New york, NY. (Top40 Charts/ West End Records) - We bid adieu to a pivotal figure in the dance music scene with the passing of West End Records founder and activist Melvin Cheren (January 21, 1933 – December 7, 2007). May he rest in peace and continue to inspire us and throughout future generations.
Affectionately known as 'The Godfather of Disco' for his championing of DJ's, dance music and club culture from the early days of the Disco Movement, Mel began his five decade career in the music business at ABC/Paramount, where he eventually became Head of Production.
He held the same position when he moved to Scepter Records. During his tenure at Scepter he was responsible for many innovations such as the first 12 inch record for DJ's and the first instrumental mix on the B-side, earning Scepter the 'Trendsetter of the Year' Award from Billboard in 1974. With a former Scepter colleague he formed his own company, West End Records in 1976, which has been associated for over 30 years with enduring dance classics like 'Hot Shot' and 'Heartbeat.' In recent years West End released popular compilation CD's of remixes and live performances by legendary Paradise Garage DJ Larry Levan.
Mel was the financial backer of the landmark club created by his former life-partner Michael Brody. This history is well documented in Cheren's autobiography, MY LIFE AND THE PARADISE GARAGE: KEEP ON DANCIN' published in 2000 and in a recent documentary, THE GODFATHER OF DISCO. In 2005 Mel was inducted into the Dance Music Hall of Fame with their Lifetime Achievement Award, an honor which meant a great deal to him.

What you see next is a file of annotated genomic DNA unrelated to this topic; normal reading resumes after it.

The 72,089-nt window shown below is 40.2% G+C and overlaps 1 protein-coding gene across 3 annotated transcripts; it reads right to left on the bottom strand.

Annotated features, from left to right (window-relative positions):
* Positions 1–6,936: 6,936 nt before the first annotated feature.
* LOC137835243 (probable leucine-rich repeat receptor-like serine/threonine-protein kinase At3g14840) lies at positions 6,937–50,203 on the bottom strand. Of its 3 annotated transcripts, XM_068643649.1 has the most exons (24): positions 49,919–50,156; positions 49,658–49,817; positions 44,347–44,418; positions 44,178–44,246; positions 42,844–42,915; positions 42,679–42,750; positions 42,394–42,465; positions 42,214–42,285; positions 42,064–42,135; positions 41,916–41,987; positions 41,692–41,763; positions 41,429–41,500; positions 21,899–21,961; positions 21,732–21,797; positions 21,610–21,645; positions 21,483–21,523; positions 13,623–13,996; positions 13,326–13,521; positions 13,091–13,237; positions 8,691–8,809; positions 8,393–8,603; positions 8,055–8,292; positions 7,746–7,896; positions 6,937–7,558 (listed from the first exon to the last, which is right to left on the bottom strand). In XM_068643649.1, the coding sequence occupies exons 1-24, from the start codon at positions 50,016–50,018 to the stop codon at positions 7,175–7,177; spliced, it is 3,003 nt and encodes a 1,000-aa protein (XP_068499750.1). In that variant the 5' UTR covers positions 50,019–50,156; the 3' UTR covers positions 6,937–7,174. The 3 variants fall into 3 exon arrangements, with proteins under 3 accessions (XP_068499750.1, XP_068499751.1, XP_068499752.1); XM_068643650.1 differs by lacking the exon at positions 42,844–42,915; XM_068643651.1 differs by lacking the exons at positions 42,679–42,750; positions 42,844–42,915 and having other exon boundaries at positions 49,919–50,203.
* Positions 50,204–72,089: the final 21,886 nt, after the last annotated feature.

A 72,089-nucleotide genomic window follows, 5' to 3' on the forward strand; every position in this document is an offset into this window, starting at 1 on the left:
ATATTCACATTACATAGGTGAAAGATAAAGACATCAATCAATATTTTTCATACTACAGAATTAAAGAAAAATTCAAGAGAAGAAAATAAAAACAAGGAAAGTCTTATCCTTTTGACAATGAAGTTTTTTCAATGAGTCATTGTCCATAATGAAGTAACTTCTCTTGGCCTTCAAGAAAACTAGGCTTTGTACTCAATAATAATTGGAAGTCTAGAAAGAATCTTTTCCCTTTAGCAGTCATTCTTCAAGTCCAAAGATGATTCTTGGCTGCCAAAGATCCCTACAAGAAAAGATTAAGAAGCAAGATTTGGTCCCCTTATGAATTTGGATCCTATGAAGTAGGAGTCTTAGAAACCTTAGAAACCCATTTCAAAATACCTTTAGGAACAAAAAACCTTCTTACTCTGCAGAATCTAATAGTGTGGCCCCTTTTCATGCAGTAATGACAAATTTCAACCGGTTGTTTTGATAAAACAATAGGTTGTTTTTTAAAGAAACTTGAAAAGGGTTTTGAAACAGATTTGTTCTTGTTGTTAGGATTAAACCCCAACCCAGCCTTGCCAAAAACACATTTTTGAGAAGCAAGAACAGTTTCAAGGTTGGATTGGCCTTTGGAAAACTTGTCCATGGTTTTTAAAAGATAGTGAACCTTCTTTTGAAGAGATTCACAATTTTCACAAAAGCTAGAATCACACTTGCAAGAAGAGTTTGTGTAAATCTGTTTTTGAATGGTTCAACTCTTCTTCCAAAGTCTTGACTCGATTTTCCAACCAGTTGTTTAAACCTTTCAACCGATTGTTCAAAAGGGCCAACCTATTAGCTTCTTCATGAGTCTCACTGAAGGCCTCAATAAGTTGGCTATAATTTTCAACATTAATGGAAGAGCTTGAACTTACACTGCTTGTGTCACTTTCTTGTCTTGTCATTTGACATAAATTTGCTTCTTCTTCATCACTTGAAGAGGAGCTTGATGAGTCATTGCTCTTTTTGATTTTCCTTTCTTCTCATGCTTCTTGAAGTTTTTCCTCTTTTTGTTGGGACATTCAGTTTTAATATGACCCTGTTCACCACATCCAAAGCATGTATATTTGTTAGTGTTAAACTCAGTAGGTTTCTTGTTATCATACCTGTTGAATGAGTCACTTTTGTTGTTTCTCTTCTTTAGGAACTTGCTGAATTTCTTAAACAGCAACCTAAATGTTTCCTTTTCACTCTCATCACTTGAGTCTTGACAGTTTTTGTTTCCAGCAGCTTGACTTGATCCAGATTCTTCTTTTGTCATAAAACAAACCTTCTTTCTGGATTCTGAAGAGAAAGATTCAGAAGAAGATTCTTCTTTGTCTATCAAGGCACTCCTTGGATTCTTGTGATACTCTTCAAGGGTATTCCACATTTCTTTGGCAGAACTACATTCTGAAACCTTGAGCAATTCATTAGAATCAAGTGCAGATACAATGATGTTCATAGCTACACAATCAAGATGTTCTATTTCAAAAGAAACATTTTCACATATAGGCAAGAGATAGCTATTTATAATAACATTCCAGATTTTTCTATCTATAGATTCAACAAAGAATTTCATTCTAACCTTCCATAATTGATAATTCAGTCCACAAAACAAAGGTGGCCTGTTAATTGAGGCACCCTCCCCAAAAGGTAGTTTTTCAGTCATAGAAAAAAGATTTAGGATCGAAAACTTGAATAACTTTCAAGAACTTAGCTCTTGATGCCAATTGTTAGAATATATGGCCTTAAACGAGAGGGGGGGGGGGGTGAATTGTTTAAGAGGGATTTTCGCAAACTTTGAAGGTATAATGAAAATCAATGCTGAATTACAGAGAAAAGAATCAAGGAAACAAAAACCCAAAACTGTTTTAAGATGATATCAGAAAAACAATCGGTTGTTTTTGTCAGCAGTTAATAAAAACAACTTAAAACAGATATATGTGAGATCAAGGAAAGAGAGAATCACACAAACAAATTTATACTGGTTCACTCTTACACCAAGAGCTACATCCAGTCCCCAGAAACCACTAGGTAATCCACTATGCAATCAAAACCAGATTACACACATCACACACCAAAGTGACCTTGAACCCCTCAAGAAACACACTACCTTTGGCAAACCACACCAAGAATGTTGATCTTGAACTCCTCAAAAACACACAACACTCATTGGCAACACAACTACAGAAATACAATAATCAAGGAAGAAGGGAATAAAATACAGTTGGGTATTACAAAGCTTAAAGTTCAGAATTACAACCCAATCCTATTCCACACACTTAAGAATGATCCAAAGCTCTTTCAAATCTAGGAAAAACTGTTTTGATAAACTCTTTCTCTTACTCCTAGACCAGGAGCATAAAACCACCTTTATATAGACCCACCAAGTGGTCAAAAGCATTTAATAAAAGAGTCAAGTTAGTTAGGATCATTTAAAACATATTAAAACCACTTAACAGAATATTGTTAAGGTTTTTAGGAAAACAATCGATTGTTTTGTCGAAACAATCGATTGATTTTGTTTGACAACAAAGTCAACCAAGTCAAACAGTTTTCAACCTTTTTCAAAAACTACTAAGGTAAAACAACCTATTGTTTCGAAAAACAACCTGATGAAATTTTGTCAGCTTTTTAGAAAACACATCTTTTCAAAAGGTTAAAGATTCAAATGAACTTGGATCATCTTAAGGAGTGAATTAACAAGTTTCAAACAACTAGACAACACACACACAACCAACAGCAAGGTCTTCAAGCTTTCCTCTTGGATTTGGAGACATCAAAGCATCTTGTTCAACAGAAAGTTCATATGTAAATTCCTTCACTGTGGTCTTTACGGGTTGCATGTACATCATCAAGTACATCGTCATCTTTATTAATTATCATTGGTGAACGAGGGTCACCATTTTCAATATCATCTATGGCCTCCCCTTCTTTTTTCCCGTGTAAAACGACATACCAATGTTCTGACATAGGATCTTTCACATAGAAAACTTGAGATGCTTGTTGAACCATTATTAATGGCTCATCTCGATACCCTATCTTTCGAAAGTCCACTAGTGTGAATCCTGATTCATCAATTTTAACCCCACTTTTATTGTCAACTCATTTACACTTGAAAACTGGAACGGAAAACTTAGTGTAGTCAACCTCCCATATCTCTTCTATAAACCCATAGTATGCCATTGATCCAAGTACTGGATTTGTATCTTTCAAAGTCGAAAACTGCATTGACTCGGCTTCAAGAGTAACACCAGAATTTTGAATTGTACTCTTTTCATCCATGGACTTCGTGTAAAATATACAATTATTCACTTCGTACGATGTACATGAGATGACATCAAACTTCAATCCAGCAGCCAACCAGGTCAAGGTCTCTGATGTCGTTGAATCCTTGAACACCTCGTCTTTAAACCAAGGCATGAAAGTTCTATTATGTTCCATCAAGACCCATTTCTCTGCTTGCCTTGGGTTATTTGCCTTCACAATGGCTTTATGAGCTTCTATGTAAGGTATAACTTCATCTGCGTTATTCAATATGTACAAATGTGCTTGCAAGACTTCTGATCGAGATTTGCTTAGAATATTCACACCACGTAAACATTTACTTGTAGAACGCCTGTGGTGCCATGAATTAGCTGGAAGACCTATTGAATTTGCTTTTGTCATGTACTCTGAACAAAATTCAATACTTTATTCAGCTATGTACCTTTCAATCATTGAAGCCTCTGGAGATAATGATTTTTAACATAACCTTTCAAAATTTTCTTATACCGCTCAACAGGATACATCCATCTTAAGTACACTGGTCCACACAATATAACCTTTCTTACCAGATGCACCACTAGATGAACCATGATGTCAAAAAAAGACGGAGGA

For all of his accomplishments in the music industry, Mel was most proud of his work in support of various causes and charities and in particular his efforts in support of the LGBT Community and the fight against AIDS. He was part of the vanguard of gay men who first responded to the AIDS crisis in New York in the early Eighties and gave GMHC their first home in his Chelsea brownstone which he later operated for over 20 years as a successful bed-and-breakfast, the Colonial House Inn. He was the founder of [b]24 Hours For Life, an AIDS charity that was the fiscal sponsor for LIFEbeat, on whose Board he served as a Charter Director.
Mel was also quietly a friend to many friends and strangers in need as well as an accomplished painter. A large number of Mel's works of art memorialize friends lost to AIDS.
It is a sad irony that he is a fatality of the same health crisis that he fought so long to eradicate. Even in his last days he took a stand for AIDS prevention in a cautionary interview aired on the LOGO channel throughout the week of World AIDS Day. Mel Cheren is survived and will be greatly missed by many family members, prominent among them being Illya Dehktyar, Mark Cheren and Barry Cherin, as well as a large extended family of close friends, colleagues and fellow activists. An announcement will soon be made about a memorial service/celebration and various memorial benefit parties taking place over the third weekend in January which would have marked his 75th birthday.
Donations in Mel's honor can be made to GMHC, 119 West 24th Street, New York, New York 10011; The LGBT Community Center at 208 West 13th Street, New York, New York 10011; or LIFEbeat, 630 9th Avenue Suite 1010 New York, New York 10036.